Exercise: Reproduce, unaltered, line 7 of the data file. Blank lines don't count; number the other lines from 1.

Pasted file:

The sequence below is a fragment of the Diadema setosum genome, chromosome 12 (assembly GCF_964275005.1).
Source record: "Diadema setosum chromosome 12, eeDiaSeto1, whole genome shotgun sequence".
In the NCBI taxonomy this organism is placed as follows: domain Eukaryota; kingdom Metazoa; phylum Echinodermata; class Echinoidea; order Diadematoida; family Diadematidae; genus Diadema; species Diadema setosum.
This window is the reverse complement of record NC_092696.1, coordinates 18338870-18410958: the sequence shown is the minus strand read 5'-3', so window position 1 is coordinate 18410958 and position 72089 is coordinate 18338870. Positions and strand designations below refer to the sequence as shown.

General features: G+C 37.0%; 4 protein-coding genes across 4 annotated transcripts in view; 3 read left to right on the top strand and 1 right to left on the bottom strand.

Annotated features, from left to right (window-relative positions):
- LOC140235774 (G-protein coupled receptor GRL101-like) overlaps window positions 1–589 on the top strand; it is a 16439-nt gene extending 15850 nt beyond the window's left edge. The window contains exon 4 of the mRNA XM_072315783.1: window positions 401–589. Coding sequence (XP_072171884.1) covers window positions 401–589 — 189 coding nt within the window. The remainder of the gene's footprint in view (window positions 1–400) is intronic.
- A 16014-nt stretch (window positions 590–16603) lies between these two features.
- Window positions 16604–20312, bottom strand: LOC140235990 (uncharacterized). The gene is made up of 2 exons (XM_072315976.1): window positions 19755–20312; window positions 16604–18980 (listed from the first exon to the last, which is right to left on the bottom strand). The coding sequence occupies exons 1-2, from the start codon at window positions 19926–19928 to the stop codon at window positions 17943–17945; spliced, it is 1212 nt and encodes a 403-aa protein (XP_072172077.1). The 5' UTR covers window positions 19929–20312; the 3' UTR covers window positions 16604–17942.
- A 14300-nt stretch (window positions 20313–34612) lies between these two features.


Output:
- LOC140235774 (G-protein coupled receptor GRL101-like) overlaps window positions 1–589 on the top strand; it is a 16439-nt gene extending 15850 nt beyond the window's left edge. The window contains exon 4 of the mRNA XM_072315783.1: window positions 401–589. Coding sequence (XP_072171884.1) covers window positions 401–589 — 189 coding nt within the window. The remainder of the gene's footprint in view (window positions 1–400) is intronic.